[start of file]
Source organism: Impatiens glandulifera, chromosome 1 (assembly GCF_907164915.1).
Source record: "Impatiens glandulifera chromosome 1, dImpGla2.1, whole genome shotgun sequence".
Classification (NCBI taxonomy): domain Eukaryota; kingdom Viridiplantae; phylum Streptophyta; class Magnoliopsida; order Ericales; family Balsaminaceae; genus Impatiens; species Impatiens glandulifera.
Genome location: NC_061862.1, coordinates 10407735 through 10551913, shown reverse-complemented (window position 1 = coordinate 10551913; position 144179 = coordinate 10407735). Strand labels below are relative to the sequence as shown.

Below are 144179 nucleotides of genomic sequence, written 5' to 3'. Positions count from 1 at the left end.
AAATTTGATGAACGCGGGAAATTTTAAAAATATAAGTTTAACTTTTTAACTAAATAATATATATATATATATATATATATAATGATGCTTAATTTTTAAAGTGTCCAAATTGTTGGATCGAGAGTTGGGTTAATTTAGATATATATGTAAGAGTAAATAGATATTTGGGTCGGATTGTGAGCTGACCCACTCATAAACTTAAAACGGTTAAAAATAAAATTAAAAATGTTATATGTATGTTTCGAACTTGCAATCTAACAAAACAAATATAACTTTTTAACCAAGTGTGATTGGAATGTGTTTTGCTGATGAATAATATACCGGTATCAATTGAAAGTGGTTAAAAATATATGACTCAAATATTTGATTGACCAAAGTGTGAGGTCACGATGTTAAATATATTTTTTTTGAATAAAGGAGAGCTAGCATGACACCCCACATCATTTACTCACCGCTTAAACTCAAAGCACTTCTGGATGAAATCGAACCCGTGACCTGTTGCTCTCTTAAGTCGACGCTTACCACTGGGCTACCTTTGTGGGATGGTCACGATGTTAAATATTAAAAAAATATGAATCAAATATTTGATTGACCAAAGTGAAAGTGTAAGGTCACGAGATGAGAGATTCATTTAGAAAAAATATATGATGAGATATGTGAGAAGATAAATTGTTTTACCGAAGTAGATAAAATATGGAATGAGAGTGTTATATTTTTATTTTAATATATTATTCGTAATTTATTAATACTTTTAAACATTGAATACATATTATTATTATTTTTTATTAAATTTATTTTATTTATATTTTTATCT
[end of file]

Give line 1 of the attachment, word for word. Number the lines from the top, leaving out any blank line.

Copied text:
Source organism: Impatiens glandulifera, chromosome 1 (assembly GCF_907164915.1).